The Review at a Glance: ( max score: 5 )
Audio/Video total rating:
( Max score: 100 )
Studio and Year: Argonaut Pictures - 2010
MPAA Rating: R
Feature running time: 111 minutes
Disc Format: BD-25
Encoding: AVC (MPEG-4)
Video Aspect: 1.85:1
Audio Format(s): English DTS-HD MA 5.1
Subtitles: English, English SDH, French
Starring: James Gandolfini, Melissa Leo, Ally Sheedy, Kristen Stewart, Joe Chrest
Directed by: Jake Scott
Music by: Marc Streitenfeld
Written by: Ken Hixon
Region Code: A
Blu-ray Disc release Date: February 1, 2011
"I'm nobody's little girl."
Doug Riley is a man at the crossroads. Ever since the tragic death of his teenage daughter, he's led a life of quiet desperation... and now, something has to give. On a business trip to New Orleans, he encounters Mallory-- a raw, angry runaway living a dangerous life as a stripper. Moved by emotions he barely understands, Riley abandons his old life to save hers.
My Take:'Welcome to the Rileys' is the little engine that could...but didn't. From its phenomenal cast, James Gandolfini (The Sopranos), Melissa Leo (The Fighter) and Kristen Stewart (the Twilight films), and having a really intriguing premise, I was excited to give this a viewing; unfortunately the film was a let down in two major ways. First, it seemed the screenwriter was trying too hard to be gritty, getting caught up in some silly language; how many times do we have to hear Mallory (Kristen Stewart) refer to her woman part as 'cooter'? The language became laughable, the type that a drinking game could be made of: "Take a shot every time a swear is thrown that makes you giggle." Then the major fault of the film was its lack of emotional weight. This was destined to be a super-duper tear-jerker, but it never could puppet the emotions like the best of the genre.
When Doug Riley (James Gandolfini) takes a business trip to New Orleans, he decides to stay, leaving his wife alone and depressed back home. He has met a young girl, who looks only 16, at a strip club. Doug has been depressed, and he and his wife have every reason to be. They lost their teenage daughter in a car accident and have not yet made peace with the event. When Doug meets Mallory (Kristen Stewart), a foul mouthed stripper, he sees another lost soul and dedicates himself to helping her by forcing himself into become a 'surrogate' Father.
I was really looking forward to James and Kristen interacting on such an awkward level. Her the stripper/hooker and him the lost, depressed father whose daughter was killed in a car accident. The thought of the two of them connecting, him leaving his life to try to be her guardian angel and move in with her had so much possibility. Their chemistry was great, as was the additive of the always superb Mellisa Leo (Frozen River) as Doug's agoraphobic and depressed wife, who just wont leave the house. She adds what are the films best moments when she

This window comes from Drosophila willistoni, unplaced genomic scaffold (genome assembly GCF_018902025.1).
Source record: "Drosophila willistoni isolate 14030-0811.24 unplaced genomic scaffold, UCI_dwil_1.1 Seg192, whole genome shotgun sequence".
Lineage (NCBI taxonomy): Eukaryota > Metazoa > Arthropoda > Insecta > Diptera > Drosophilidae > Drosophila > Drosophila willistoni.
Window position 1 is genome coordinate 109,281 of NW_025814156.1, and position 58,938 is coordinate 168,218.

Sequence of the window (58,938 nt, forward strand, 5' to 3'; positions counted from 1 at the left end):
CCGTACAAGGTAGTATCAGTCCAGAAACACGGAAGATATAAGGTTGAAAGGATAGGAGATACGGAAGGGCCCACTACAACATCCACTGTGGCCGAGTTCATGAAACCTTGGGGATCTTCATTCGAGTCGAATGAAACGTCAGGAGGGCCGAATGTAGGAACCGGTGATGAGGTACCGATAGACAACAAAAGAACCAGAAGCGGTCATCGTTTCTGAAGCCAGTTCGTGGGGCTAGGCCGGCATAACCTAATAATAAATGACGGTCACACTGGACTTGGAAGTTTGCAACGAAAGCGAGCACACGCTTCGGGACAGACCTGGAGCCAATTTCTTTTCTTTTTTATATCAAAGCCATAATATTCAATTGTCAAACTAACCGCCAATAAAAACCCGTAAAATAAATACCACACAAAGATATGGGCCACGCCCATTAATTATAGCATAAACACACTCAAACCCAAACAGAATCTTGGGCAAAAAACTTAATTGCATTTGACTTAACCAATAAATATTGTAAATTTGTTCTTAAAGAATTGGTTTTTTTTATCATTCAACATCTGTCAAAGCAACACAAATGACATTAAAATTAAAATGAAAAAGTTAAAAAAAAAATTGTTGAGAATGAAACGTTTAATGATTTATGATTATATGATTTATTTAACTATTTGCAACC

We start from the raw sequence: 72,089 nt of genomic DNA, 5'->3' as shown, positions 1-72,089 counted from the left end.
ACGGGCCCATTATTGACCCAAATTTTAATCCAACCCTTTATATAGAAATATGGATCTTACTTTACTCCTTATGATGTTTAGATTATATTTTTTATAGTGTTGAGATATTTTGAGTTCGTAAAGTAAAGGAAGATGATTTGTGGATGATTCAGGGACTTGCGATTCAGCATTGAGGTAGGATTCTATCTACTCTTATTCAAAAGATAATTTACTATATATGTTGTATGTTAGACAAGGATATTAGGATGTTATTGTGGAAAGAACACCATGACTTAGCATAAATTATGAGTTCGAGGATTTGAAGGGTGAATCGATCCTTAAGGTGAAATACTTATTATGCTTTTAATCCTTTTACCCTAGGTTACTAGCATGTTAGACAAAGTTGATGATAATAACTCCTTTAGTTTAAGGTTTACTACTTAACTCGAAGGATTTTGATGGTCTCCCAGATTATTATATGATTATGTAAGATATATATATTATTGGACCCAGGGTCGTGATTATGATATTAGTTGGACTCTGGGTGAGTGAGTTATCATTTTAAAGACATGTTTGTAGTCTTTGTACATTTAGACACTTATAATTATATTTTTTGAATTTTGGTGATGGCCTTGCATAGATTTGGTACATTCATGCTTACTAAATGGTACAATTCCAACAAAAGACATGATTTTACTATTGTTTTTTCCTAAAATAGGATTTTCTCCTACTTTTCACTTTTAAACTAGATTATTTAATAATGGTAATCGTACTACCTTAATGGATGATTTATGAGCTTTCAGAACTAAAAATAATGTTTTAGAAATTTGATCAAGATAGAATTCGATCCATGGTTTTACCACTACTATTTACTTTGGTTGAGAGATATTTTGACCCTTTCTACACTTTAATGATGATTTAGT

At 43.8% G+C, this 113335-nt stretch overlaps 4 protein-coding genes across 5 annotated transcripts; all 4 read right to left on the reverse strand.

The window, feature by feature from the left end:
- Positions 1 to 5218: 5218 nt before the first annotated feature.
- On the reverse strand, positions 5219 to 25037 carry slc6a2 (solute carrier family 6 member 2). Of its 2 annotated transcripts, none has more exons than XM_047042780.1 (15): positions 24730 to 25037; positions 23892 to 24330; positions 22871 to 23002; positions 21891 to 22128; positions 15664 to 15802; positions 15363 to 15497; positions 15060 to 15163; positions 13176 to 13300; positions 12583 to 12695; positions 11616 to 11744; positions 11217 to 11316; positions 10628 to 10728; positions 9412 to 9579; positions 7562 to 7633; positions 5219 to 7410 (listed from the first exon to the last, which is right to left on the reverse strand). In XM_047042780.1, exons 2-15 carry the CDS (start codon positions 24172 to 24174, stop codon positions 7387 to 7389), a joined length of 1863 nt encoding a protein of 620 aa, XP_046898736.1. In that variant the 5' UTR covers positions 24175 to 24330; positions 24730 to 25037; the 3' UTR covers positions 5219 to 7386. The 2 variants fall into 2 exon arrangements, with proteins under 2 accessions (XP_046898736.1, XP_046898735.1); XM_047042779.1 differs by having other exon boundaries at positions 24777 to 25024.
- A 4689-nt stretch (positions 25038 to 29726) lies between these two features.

Rated R for strong sexual content, brief drug use and pervasive language involving a teenager.
AUDIO/VIDEO - By The Numbers:
REFERENCE = 92-100 / EXCELLENT = 83-91 / GOOD = 74-82 / AVERAGE = 65-73 / BELOW AVERAGE = under 65
**My audio/video ratings are based upon a comparative made against other high definition media/blu-ray disc.**
(Each rating is worth 4 points with a max of 5 per category)
- Low frequency extension:
- Surround Sound presentation:
- Dialogue Reproduction:
- Black level/Shadow detail:
- Color reproduction:
Sony delivers another beautiful new release. 'Welcome to the Rileys' looked like real life. It had wonderful rendering of fine details and colors were completely natural to my eye. It made settling right in, and looking through a window into this story very easy. This was an effortless viewing, and seeing how natural the color palette looked, flesh-tones seemed spot-on as well. Blacks and shadow detail were strong just adding to the stellar video presentation. The DTS-HD MA track was well average, but more a plain Jane affair. Everything sounded nice and clear and the sound-stage seemed accurate, but there was nothing exciting about what was heard. The film didn't call for much at all, so the little ambiance in the effects channels was vaguely noticeable, and there was hardly any LFE. This track did all it was asked and sounded nice doing so...what else can we expect?
- (HD) Creating The Rileys
- (HD) Trailers: The Tourist, Nowhere Boy, I Get Low, Justified
- BD Live enabled
'Welcome to the Rileys' is not a bad film by any means, and the performances make it worth a watch, just don't expect too much here. Some of the language was laughable to me, and though destined to be a super-duper tear-jerker, it never could puppet the emotions like the best of the genre. This is another stellar Blu-ray from Sony, but don't expect much in the way of special features. All we get is "Creating The Rileys", which at about 10 minutes was an enjoyable watch that didn't overstay its welcome. I give this a rental recommendation for the cast alone.
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Reference Review System:
JVC DLA-RS50 3D 1080p High Definition Front Projector
Custom 1.3 Gain 128" 2.37:1 CinemaScope Screen
Marantz AV7005 Pre/Pro
Emotiva UPA7 Amplifier
Sony PS3 Slim Blu-ray Player (HDMI Audio/Video)
Triangle Zerius Speakers (7.1)
SVS PC13-Ultra Subwoofer